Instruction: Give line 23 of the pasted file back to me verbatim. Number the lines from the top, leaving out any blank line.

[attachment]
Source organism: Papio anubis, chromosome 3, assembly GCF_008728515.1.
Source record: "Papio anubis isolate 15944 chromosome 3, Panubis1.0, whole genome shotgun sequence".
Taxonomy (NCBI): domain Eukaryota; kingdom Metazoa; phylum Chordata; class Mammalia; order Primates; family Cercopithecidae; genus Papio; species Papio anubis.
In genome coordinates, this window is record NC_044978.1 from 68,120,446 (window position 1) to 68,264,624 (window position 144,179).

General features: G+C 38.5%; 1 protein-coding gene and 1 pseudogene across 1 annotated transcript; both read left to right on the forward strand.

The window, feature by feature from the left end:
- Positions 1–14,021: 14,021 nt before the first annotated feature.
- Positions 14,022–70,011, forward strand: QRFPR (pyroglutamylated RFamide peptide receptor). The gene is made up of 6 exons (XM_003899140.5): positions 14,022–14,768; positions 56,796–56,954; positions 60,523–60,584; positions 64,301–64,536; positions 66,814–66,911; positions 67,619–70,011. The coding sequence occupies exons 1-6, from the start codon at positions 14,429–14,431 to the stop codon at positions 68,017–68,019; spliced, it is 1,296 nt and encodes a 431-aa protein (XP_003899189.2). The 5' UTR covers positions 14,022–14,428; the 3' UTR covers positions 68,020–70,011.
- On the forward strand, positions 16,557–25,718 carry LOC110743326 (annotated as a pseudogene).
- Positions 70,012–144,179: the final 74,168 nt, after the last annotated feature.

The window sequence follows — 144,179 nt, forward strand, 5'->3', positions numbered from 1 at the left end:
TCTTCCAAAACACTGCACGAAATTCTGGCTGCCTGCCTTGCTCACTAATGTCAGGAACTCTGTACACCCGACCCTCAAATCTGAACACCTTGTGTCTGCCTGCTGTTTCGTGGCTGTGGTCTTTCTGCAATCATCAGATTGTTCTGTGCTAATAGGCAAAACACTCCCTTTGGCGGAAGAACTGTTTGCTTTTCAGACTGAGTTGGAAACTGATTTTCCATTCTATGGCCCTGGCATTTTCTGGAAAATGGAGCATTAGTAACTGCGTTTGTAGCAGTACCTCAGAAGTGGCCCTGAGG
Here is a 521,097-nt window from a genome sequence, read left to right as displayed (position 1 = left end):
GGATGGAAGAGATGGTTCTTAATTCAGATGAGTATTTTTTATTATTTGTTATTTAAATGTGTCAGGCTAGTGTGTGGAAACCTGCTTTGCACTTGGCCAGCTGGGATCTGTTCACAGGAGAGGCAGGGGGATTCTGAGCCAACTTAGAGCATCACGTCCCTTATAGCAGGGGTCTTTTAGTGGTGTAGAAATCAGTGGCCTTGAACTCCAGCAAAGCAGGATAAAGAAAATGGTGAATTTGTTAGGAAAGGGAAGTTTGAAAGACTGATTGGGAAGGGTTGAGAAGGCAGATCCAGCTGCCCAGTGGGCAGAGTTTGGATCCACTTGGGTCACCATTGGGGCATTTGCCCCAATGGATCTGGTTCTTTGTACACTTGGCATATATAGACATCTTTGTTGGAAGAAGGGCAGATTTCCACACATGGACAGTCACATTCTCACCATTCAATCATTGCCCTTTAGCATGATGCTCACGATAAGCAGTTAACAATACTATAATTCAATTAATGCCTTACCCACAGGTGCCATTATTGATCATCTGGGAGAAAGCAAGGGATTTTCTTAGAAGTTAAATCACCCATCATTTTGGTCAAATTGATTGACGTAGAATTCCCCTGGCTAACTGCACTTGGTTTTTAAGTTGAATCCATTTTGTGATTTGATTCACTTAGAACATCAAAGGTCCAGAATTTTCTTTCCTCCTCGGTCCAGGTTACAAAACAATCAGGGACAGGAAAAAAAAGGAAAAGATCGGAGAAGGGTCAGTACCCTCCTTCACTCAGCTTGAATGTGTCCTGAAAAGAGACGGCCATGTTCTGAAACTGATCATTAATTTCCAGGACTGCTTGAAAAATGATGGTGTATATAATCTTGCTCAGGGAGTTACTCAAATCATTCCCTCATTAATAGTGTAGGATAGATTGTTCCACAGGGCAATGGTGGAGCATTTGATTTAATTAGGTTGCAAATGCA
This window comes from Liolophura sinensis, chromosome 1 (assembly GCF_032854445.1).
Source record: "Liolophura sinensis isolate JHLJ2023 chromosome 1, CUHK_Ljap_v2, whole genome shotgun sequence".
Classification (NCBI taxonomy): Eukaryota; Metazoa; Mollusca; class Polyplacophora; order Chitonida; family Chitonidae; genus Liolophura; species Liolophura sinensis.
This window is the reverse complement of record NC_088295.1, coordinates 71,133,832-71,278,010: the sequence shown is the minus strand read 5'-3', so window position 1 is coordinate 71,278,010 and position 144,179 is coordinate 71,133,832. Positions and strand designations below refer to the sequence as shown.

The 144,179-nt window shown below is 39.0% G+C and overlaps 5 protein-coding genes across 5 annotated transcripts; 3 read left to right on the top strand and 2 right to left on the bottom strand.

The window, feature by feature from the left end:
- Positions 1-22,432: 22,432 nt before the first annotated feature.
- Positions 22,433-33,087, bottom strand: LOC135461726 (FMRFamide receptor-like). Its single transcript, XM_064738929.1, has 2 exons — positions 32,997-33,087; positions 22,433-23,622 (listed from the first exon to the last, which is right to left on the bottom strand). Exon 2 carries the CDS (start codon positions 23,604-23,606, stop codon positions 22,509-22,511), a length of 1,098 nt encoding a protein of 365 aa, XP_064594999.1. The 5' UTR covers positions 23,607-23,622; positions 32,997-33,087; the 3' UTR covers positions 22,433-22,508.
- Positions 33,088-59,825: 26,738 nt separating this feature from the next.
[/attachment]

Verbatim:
- Positions 33,088-59,825: 26,738 nt separating this feature from the next.